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    Rights statement: This is the author’s version of a work that was accepted for publication in Journal of Power Sources. Changes resulting from the publishing process, such as peer review, editing, corrections, structural formatting, and other quality control mechanisms may not be reflected in this document. Changes may have been made to this work since it was submitted for publication. A definitive version was subsequently published in Journal of Power Sources, 329, 2016 DOI: 10.1016/j.jpowsour.2016.08.120

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Temperature dependency of state of charge inhomogeneities and their equalization in cylindrical lithium-ion cells

Research output: Contribution to journalJournal article

Published
  • P. J. Osswald
  • S. V. Erhard
  • A. Rheinfeld
  • B. Rieger
  • Harry Hoster
  • A. Jossen
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<mark>Journal publication date</mark>15/10/2016
<mark>Journal</mark>Journal of Power Sources
Volume329
Number of pages7
Pages (from-to)546-552
Publication StatusPublished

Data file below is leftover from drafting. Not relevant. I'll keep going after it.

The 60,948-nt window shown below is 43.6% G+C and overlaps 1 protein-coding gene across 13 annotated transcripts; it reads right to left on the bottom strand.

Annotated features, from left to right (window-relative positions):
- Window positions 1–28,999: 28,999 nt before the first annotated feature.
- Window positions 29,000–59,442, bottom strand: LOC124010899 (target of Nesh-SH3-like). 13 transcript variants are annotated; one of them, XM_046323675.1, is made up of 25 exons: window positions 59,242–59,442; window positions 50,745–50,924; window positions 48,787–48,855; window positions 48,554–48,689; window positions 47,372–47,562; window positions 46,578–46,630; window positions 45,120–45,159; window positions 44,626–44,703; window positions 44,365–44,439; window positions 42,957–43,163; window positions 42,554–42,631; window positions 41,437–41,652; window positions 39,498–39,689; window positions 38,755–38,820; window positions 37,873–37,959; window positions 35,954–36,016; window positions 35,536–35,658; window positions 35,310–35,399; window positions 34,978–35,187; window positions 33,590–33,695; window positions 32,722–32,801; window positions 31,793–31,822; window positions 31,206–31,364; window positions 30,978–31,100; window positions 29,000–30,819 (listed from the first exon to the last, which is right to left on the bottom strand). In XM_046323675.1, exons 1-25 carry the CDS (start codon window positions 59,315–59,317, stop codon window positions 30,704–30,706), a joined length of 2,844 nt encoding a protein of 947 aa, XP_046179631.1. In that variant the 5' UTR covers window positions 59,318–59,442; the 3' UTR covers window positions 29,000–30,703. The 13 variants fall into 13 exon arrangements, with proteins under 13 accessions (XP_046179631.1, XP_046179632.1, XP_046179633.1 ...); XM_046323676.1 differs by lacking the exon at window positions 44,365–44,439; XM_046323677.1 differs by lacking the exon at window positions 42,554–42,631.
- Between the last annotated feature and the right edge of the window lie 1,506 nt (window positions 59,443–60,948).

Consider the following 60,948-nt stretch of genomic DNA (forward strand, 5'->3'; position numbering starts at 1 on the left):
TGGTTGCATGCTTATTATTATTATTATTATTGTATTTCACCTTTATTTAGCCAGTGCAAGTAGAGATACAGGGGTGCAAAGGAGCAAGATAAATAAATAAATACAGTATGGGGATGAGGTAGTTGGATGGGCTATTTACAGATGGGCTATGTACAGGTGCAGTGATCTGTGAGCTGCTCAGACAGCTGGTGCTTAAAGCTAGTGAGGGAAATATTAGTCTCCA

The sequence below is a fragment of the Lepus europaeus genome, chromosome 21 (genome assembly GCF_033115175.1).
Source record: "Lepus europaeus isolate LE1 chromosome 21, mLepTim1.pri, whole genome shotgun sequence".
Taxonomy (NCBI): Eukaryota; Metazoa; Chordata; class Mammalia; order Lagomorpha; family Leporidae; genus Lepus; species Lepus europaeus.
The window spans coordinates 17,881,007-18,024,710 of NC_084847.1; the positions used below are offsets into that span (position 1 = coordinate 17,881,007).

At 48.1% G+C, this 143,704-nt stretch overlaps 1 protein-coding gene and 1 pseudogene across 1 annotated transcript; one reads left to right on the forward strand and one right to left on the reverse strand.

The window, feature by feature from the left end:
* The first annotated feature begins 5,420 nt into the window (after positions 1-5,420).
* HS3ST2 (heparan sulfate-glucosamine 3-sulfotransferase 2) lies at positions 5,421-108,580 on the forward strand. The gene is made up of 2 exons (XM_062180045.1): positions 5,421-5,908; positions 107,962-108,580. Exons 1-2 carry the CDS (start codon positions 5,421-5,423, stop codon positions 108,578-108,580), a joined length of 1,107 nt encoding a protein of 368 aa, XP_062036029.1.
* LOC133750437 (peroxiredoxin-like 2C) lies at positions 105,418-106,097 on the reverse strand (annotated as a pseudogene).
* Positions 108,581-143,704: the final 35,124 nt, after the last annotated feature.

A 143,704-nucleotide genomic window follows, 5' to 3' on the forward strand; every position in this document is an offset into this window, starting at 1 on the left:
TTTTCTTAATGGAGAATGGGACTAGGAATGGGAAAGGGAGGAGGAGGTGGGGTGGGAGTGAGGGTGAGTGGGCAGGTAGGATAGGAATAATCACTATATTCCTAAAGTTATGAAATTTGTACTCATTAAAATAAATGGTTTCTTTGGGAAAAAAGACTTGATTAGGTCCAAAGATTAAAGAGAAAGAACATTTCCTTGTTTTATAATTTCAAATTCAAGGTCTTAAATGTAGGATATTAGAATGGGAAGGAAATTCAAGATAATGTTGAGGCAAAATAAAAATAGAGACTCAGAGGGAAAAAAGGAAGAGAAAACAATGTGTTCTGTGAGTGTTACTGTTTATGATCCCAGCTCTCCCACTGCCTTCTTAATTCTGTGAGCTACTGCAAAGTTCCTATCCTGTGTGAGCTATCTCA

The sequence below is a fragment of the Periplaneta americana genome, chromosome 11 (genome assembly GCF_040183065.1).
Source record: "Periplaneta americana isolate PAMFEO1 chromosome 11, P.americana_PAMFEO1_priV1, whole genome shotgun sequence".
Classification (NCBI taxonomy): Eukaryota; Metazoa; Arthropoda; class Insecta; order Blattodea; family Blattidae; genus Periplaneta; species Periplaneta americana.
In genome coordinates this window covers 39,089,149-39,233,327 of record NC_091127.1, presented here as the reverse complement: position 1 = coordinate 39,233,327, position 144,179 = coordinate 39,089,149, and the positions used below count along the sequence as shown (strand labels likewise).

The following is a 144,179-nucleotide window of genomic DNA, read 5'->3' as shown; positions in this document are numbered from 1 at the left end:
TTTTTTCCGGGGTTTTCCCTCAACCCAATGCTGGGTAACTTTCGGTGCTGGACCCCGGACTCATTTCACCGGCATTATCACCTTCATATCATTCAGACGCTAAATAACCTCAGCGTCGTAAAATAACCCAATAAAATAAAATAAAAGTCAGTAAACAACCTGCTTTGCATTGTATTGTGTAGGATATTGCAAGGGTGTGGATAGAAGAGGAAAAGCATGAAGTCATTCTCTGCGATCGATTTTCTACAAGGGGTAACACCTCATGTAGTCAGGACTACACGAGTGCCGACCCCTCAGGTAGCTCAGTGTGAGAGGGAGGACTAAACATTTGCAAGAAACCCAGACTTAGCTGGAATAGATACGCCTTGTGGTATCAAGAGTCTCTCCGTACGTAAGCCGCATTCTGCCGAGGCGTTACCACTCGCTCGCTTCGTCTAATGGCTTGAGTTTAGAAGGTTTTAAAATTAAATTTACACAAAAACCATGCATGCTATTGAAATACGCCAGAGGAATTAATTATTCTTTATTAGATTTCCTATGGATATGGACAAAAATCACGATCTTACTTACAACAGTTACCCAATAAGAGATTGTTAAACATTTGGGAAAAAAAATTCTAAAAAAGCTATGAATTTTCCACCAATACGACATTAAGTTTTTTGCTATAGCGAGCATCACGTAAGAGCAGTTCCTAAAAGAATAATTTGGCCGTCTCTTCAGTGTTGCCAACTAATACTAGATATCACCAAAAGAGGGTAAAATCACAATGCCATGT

Early online date4/09/16
<mark>Original language</mark>English

Abstract

The influence of cell temperature on the current density distribution and accompanying inhomogeneities in state of charge (SOC) during cycling is analyzed in this work. To allow for a detailed insight in the electrochemical behavior of the cell, commercially available 26650 cells were modified to allow for measuring local potentials at four different, nearly equidistant positions along the electrodes. As a follow-up to our previous work investigating local potentials within a cell, we apply this method for studying SOC deviations and their sensitivity to cell temperature. The local potential distribution was studied during constant current discharge operations for various current rates and discharge pulses in order to evoke local inhomogeneities for temperatures ranging from 10 °C to 40 °C. Differences in local potentials were considered for estimating local SOC variations within the electrodes. It could be observed that even low currents such as 0.1C can lead to significant inhomogeneities, whereas a higher cell temperature generally results in more pronounced inhomogeneities. A rapid SOC equilibration can be observed if the variation in the SOC distribution corresponds to a considerable potential difference defined by the open circuit voltage of either the positive or negative electrode. With increasing temperature, accelerated equalization effects can be observed.

Bibliographic note

This is the author’s version of a work that was accepted for publication in Journal of Power Sources. Changes resulting from the publishing process, such as peer review, editing, corrections, structural formatting, and other quality control mechanisms may not be reflected in this document. Changes may have been made to this work since it was submitted for publication. A definitive version was subsequently published in Journal of Power Sources, 329, 2016 DOI: 10.1016/j.jpowsour.2016.08.120